14.The principal message conveyed by businesses was that by committing to a free trade area for goods that provides no tariffs or quotas, combining a regulatory and customs relationship, the Political Declaration delivers welcome intent and aspiration.38 However, they were clear that it does not provide the detail or clarity to enable businesses to plan confidently for the future.39 The regrettable absence of a common rulebook for goods and an assurance of frictionless trade in the Political Declaration means that businesses cannot rule out increased bureaucracy and costs.40 Witnesses signalled that they expect such burdens to be bearable,41 but reiterated that in a highly competitive market, small margins could weigh heavily on UK industry’s ability to compete for investment.42
15.Mike Thompson, Chief Executive of the Association of the British Pharmaceutical Industry (ABPI), summarised the general sentiment of businesses:
“If you look at the outline Political Declaration, it is essentially trying to get us back to where we were […] because we work in a completely integrated supply chain within Europe, and a completely integrated regulatory system, that makes enormous sense from our perspective.”43
Mark Hicken, Chair of the American Pharmaceutical Group and Managing Director of Janssen UK, concurred “[w]e are trying to rebuild what we may have taken apart.”44 Paul Everitt, Chief Executive of aerospace trade body ADS Group, stated:
“We cannot dispute that there will be additional costs once we are outside of the EU, irrespective of the type of deal we get. The only comfort that we have is that, with a deal or an agreement, there is the opportunity for us as an industry to use our own creativity, inventiveness and hard work to minimise impacts […]. In the no-deal scenario, that opportunity is taken away or taken out of our control.”45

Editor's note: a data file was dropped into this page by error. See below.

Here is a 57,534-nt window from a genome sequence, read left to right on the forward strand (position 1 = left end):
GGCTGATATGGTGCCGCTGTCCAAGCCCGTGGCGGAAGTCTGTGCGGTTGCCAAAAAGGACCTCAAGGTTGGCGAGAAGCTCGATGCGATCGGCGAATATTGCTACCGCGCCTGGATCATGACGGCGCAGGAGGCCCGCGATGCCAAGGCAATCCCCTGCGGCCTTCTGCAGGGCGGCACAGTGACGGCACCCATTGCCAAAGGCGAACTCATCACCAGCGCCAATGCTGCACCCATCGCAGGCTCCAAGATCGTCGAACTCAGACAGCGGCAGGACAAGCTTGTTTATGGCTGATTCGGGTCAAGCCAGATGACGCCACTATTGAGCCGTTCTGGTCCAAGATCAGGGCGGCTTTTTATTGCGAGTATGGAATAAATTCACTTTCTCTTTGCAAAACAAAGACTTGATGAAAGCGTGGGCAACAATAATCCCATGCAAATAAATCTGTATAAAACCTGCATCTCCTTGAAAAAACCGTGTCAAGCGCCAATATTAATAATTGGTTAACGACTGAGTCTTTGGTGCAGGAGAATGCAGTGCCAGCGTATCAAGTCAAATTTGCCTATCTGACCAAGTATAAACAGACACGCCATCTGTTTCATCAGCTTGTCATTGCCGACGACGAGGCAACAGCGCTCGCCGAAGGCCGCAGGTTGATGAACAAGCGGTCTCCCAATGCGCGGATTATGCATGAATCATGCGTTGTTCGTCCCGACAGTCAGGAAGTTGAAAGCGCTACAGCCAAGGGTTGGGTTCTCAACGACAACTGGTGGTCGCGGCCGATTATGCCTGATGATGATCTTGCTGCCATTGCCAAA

16.Businesses welcomed the language in the Declaration around zero tariffs and streamlined customs procedures,46 for the automotive sector it represents a clear “call for ambition”.47 The food and drink industry were pleased with references to retaining geographical indicators that will protect the integrity of scotch, gin, Irish cream and other products they sell around the world.48 Businesses in the pharmaceutical industry valued the Political Declaration’s efforts in trying “to maintain a degree of collaboration across scientific discovery, which is not the purview of one geography, one university or one organisation”.49 A good deal for the aerospace industry would ensure: remaining part of EASA50 and the European Chemicals Agency; no friction at the borders; participation in major EU research and development programmes; and access to the right pool of skills.51 The sector’s assessment was that against most of those measures there was language in the Declaration to reflect their priorities.52
17.While welcoming the intent behind the declaration, businesses expressed caution. Ian Wright, Chief Executive of the Food and Drink Federation, told us: